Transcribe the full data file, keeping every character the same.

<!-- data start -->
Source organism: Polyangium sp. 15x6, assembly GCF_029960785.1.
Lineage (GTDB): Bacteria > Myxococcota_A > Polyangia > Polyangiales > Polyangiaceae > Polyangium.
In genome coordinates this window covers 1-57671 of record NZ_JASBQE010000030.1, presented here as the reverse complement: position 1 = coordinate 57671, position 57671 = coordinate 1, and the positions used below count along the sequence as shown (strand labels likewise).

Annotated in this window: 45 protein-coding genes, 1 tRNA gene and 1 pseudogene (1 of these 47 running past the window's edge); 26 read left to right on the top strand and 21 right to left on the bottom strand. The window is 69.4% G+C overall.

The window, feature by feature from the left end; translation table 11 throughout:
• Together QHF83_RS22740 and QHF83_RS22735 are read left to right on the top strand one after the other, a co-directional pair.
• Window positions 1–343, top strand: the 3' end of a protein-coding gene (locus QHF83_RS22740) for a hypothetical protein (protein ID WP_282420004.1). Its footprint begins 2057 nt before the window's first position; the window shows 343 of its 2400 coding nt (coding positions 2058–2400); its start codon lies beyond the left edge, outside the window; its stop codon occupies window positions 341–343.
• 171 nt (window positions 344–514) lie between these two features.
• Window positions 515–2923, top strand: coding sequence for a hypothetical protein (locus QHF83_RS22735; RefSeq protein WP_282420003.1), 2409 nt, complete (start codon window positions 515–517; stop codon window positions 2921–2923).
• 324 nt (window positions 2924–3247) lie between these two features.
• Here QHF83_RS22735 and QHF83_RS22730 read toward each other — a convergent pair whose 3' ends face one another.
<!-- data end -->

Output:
Source organism: Polyangium sp. 15x6, assembly GCF_029960785.1.
Lineage (GTDB): Bacteria > Myxococcota_A > Polyangia > Polyangiales > Polyangiaceae > Polyangium.
In genome coordinates this window covers 1-57671 of record NZ_JASBQE010000030.1, presented here as the reverse complement: position 1 = coordinate 57671, position 57671 = coordinate 1, and the positions used below count along the sequence as shown (strand labels likewise).

Annotated in this window: 45 protein-coding genes, 1 tRNA gene and 1 pseudogene (1 of these 47 running past the window's edge); 26 read left to right on the top strand and 21 right to left on the bottom strand. The window is 69.4% G+C overall.

The window, feature by feature from the left end; translation table 11 throughout:
• Together QHF83_RS22740 and QHF83_RS22735 are read left to right on the top strand one after the other, a co-directional pair.
• Window positions 1–343, top strand: the 3' end of a protein-coding gene (locus QHF83_RS22740) for a hypothetical protein (protein ID WP_282420004.1). Its footprint begins 2057 nt before the window's first position; the window shows 343 of its 2400 coding nt (coding positions 2058–2400); its start codon lies beyond the left edge, outside the window; its stop codon occupies window positions 341–343.
• 171 nt (window positions 344–514) lie between these two features.
• Window positions 515–2923, top strand: coding sequence for a hypothetical protein (locus QHF83_RS22735; RefSeq protein WP_282420003.1), 2409 nt, complete (start codon window positions 515–517; stop codon window positions 2921–2923).
• 324 nt (window positions 2924–3247) lie between these two features.
• Here QHF83_RS22735 and QHF83_RS22730 read toward each other — a convergent pair whose 3' ends face one another.